What: The Interview, a short film set during a job interview that goes off the rails on purpose.
Who: Fashion filmmaker Barnaby Roper.
Why we care: Ah, job interviews! What other opportunity in life does one get to combine the awkwardness of a first date with the formality of a Supreme Court trial? These interviews are about way more than whether a candidate has the right skill set to perform a series of tasks, though. Hiring managers want to get a sense of what kind of engine is revving beneath the hood, and what it will be like to have to interact with this potential employee regularly over a period of years in a variety of moods and situations. Given the stakes on both ends, interviews have become more and more personal over the years.
“Who or what has shaped who you are?” and “What would your best friend say they like least about you?” are among the questions a group of CEOs recently told Fast Company are among their favorites. They’re the kinds of questions that test an interviewee’s aptitude at question-answering more than the contents of their résumé, on a quest to determine that ever-elusive culture fit.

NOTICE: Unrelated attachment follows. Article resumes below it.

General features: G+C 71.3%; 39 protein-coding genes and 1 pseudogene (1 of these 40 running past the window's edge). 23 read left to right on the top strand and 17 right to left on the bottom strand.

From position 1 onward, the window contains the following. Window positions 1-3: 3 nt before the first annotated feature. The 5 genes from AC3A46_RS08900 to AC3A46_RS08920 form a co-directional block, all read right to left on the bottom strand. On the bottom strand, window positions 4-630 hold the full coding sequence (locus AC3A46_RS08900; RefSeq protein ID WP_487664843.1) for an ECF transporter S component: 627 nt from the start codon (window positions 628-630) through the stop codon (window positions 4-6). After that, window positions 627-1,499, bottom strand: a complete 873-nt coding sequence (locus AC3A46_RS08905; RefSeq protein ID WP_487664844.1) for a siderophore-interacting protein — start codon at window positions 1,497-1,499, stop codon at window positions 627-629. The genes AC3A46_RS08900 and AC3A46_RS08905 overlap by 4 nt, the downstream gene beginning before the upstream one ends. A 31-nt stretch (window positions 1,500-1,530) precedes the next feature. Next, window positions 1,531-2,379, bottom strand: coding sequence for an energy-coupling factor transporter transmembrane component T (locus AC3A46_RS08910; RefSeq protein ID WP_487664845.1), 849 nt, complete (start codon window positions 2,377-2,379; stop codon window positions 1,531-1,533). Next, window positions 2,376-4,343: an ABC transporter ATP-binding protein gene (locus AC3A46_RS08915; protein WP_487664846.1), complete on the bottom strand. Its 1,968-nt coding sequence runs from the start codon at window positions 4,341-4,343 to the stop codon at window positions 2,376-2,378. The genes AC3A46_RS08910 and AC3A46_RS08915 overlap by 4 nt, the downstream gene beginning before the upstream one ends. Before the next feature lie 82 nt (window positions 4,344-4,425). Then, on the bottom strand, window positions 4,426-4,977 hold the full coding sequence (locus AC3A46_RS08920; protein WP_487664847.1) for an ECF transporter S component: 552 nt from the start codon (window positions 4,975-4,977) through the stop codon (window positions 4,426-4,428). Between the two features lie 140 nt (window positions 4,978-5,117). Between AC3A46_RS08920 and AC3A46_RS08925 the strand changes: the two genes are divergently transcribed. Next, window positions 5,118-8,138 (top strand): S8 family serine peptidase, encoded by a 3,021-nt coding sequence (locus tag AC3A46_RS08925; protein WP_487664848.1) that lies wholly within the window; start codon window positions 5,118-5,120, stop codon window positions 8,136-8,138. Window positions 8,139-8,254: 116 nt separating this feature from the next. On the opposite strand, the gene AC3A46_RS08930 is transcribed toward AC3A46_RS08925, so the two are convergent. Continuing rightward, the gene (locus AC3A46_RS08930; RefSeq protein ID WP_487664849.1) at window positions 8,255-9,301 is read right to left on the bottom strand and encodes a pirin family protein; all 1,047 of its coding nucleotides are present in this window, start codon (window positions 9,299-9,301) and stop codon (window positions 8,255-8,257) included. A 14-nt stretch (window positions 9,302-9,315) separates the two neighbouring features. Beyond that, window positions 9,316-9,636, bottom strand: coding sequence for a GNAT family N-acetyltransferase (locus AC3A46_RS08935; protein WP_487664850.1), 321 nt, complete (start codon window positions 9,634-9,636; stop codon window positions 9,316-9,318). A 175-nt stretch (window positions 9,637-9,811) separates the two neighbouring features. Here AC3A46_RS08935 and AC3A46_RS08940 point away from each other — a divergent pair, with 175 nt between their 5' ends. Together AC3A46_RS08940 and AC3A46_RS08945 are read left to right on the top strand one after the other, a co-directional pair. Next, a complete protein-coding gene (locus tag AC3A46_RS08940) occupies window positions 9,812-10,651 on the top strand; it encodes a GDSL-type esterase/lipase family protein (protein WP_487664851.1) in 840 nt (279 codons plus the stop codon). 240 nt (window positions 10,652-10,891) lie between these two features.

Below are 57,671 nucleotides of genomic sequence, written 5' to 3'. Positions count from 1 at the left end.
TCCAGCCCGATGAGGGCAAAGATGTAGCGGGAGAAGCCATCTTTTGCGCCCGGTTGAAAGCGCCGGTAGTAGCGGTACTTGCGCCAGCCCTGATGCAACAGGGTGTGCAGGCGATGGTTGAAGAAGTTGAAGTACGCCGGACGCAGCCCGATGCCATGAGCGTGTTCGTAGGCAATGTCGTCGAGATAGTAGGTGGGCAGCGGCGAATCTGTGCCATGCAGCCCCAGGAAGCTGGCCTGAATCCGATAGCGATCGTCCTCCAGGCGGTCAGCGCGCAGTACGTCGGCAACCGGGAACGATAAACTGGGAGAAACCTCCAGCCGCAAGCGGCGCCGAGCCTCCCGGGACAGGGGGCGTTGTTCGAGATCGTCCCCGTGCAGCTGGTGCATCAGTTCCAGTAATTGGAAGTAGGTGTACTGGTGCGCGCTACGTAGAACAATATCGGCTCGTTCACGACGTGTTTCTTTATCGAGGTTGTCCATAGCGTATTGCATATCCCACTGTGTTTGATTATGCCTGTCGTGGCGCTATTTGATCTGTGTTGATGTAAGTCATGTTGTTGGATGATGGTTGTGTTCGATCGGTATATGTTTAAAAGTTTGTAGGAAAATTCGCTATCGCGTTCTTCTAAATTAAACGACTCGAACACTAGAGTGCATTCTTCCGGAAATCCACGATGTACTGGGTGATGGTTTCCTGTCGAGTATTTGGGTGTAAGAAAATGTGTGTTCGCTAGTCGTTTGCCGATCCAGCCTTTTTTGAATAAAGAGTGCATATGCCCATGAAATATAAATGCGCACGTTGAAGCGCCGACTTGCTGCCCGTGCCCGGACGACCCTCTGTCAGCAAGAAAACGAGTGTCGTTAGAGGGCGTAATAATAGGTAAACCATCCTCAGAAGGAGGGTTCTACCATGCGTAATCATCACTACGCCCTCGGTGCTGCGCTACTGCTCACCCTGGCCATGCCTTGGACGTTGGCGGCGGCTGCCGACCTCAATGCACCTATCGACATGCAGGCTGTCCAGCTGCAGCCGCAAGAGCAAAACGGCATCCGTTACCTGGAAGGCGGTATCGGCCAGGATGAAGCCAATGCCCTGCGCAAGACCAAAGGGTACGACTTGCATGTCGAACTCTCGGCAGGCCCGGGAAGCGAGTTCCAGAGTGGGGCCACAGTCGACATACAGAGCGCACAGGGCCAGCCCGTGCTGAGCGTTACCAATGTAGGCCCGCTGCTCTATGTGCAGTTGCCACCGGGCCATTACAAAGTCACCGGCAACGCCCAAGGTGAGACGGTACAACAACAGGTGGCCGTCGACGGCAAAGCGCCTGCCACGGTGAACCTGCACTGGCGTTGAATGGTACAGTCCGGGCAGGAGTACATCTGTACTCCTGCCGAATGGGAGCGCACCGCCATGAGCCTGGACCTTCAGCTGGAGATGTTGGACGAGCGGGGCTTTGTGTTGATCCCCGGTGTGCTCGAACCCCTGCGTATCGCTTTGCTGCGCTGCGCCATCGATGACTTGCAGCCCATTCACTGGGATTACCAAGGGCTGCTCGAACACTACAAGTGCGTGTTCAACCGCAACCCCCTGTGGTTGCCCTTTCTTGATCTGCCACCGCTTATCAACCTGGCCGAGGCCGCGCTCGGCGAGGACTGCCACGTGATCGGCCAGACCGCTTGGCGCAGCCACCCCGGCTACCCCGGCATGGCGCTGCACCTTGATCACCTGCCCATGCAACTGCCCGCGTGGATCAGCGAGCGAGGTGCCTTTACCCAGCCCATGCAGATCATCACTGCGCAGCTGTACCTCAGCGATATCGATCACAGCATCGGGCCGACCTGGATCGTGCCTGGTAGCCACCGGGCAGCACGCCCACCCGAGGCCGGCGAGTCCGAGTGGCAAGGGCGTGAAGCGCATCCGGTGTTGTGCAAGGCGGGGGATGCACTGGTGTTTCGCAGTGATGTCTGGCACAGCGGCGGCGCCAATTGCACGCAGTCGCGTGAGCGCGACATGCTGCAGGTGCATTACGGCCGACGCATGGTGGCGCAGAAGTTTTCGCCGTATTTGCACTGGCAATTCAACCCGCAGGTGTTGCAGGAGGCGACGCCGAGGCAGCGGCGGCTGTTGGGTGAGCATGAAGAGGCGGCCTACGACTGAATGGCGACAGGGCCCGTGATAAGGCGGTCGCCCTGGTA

They also seem like a warm-up for the kinds of questions that come up in The Interview, a harrowing short film where getting a job feels more like taking the Voight-Kampff test in Blade Runner.
The film takes place in a white sterile room where a young pharmaceutical futures specialist is auditioning for his next job. After the interviewer prepares his subject for what lies ahead by promising that this firm is a little “unorthodox” in its hiring practices, the questioning begins.
We start, immediately, at a 10—”How is your relationship with your father?”—and the questions only get more invasively probing from there. The interviewer, who speaks in an unnervingly soft and steady tone, except when he doesn’t, has encouraged the candidate to answer as quickly as possible, which quickly becomes impossible based on the direction of the questions. Any viewer who has ever felt the pulse-quickening fear of not being able to deliver the goods in an interview will be triggered by the interviewer’s face as he reacts to the candidate dodging a further delve into the question of whether God exists.
Fashion filmmaker Barnaby Roper has put together a deeply uncomfortable piece of work here, well before even getting to the disturbing final phase of the interview. By the end, you won’t know whether to be thankful your interview horror stories are nothing like this, or fearful that someday soon they may become that way.